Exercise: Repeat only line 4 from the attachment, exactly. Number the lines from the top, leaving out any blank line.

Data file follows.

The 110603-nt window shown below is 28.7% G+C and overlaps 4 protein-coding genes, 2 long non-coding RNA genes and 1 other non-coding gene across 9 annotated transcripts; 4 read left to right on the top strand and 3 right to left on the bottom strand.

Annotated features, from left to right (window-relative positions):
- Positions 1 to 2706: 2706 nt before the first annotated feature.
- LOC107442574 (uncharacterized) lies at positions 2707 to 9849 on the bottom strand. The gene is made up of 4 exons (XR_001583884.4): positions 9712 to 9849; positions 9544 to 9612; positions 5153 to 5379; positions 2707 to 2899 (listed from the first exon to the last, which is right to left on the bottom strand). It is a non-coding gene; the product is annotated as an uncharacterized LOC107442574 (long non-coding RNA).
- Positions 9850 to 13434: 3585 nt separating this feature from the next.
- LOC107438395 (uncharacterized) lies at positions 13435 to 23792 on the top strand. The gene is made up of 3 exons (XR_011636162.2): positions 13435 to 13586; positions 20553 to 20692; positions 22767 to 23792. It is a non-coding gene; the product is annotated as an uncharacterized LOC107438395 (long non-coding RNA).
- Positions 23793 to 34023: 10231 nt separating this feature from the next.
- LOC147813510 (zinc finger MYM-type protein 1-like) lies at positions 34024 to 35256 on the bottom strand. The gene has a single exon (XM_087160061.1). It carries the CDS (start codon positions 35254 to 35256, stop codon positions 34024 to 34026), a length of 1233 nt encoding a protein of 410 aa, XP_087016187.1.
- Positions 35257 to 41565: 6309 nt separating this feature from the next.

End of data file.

- LOC107442574 (uncharacterized) lies at positions 2707 to 9849 on the bottom strand. The gene is made up of 4 exons (XR_001583884.4): positions 9712 to 9849; positions 9544 to 9612; positions 5153 to 5379; positions 2707 to 2899 (listed from the first exon to the last, which is right to left on the bottom strand). It is a non-coding gene; the product is annotated as an uncharacterized LOC107442574 (long non-coding RNA).